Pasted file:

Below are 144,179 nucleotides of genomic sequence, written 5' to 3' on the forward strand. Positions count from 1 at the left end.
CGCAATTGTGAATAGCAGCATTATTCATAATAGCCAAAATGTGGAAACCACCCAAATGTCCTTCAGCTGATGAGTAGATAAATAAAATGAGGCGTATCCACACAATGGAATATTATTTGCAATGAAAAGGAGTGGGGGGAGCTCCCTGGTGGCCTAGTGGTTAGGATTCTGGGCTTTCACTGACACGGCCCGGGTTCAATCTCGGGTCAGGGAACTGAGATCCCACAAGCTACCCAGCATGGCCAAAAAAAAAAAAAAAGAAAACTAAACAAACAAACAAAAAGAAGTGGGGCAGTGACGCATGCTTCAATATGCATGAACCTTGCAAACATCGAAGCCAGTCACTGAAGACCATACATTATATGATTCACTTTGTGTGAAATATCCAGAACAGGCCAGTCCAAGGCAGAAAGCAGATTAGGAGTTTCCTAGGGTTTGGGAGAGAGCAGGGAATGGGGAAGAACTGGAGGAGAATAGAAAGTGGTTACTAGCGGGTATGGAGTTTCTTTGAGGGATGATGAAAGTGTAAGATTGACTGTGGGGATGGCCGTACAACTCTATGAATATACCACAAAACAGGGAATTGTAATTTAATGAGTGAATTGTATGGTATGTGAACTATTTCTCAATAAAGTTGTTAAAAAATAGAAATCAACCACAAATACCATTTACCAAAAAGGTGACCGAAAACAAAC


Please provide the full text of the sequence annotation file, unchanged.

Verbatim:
Below are 144,179 nucleotides of genomic sequence, written 5' to 3' on the forward strand. Positions count from 1 at the left end.
CGCAATTGTGAATAGCAGCATTATTCATAATAGCCAAAATGTGGAAACCACCCAAATGTCCTTCAGCTGATGAGTAGATAAATAAAATGAGGCGTATCCACACAATGGAATATTATTTGCAATGAAAAGGAGTGGGGGGAGCTCCCTGGTGGCCTAGTGGTTAGGATTCTGGGCTTTCACTGACACGGCCCGGGTTCAATCTCGGGTCAGGGAACTGAGATCCCACAAGCTACCCAGCATGGCCAAAAAAAAAAAAAAAGAAAACTAAACAAACAAACAAAAAGAAGTGGGGCAGTGACGCATGCTTCAATATGCATGAACCTTGCAAACATCGAAGCCAGTCACTGAAGACCATACATTATATGATTCACTTTGTGTGAAATATCCAGAACAGGCCAGTCCAAGGCAGAAAGCAGATTAGGAGTTTCCTAGGGTTTGGGAGAGAGCAGGGAATGGGGAAGAACTGGAGGAGAATAGAAAGTGGTTACTAGCGGGTATGGAGTTTCTTTGAGGGATGATGAAAGTGTAAGATTGACTGTGGGGATGGCCGTACAACTCTATGAATATACCACAAAACAGGGAATTGTAATTTAATGAGTGAATTGTATGGTATGTGAACTATTTCTCAATAAAGTTGTTAAAAAATAGAAATCAACCACAAATACCATTTACCAAAAAGGTGACCGAAAACAAAC